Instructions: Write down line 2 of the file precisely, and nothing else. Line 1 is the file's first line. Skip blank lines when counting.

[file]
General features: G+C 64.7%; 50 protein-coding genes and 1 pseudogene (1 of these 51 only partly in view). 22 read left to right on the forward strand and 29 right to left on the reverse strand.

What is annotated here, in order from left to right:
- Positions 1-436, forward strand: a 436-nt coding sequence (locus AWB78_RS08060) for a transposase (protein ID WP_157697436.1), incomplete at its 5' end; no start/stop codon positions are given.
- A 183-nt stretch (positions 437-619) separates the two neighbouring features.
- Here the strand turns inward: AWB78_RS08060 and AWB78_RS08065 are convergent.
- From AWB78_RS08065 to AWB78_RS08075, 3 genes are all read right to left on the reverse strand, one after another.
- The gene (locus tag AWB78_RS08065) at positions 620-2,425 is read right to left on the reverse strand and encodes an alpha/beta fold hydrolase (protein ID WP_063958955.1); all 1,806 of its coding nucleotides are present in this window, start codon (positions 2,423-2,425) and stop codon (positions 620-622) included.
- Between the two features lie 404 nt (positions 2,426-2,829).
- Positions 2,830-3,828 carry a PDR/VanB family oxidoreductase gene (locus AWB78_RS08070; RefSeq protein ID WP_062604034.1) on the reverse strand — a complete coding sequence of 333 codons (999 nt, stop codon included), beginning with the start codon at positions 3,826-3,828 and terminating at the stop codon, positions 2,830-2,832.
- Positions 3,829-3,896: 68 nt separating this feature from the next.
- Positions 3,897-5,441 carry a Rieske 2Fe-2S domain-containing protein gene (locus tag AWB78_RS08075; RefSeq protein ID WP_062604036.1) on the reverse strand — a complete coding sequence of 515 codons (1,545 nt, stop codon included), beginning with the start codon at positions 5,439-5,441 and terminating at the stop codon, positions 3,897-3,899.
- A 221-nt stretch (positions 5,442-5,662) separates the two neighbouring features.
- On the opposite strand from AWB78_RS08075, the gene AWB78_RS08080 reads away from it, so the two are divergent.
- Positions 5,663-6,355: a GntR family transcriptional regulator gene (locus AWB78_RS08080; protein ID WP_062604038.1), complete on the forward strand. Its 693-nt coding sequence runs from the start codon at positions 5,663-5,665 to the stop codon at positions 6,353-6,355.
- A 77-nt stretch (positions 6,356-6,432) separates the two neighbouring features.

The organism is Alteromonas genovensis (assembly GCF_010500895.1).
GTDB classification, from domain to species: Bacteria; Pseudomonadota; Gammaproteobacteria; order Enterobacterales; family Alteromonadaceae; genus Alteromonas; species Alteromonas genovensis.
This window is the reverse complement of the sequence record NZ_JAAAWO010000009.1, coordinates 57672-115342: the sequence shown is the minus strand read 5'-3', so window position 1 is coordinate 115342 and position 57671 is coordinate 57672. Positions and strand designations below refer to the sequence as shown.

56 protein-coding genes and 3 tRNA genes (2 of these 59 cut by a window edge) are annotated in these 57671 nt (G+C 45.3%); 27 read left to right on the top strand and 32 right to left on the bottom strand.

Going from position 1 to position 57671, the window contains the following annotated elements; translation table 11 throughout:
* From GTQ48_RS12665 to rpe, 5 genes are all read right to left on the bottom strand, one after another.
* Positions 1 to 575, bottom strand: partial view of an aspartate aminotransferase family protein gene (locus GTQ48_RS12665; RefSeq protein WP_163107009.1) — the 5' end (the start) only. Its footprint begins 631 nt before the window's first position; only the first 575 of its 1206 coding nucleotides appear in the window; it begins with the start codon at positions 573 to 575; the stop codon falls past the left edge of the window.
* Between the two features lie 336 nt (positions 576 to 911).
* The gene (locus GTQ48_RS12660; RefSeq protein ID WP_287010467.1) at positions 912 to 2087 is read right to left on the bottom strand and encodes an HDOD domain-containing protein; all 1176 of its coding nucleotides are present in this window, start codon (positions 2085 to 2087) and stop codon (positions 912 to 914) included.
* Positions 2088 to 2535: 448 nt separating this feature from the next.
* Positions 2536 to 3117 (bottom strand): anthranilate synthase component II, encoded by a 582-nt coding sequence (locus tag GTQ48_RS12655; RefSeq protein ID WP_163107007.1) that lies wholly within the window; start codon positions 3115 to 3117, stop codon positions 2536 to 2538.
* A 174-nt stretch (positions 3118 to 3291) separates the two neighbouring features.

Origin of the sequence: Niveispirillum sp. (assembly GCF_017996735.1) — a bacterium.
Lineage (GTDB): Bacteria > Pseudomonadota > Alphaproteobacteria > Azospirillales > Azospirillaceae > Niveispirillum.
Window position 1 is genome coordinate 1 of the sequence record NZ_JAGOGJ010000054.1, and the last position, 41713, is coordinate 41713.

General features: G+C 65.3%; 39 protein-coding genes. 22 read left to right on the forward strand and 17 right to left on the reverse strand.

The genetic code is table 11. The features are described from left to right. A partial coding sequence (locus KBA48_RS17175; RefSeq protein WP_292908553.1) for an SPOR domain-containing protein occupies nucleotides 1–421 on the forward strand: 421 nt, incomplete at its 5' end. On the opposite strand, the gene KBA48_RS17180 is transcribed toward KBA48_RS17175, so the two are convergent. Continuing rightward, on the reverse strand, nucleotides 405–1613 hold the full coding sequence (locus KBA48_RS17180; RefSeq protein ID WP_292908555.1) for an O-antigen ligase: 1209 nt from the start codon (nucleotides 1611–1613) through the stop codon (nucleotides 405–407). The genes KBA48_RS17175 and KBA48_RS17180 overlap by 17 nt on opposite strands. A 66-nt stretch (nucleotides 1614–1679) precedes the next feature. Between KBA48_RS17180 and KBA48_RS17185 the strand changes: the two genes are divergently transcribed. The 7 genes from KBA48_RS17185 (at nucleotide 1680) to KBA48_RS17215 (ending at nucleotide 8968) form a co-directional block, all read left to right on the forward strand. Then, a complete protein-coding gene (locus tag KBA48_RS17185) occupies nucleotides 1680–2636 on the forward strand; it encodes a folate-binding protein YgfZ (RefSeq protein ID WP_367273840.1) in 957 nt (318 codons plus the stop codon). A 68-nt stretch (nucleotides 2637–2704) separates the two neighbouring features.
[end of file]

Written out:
What is annotated here, in order from left to right: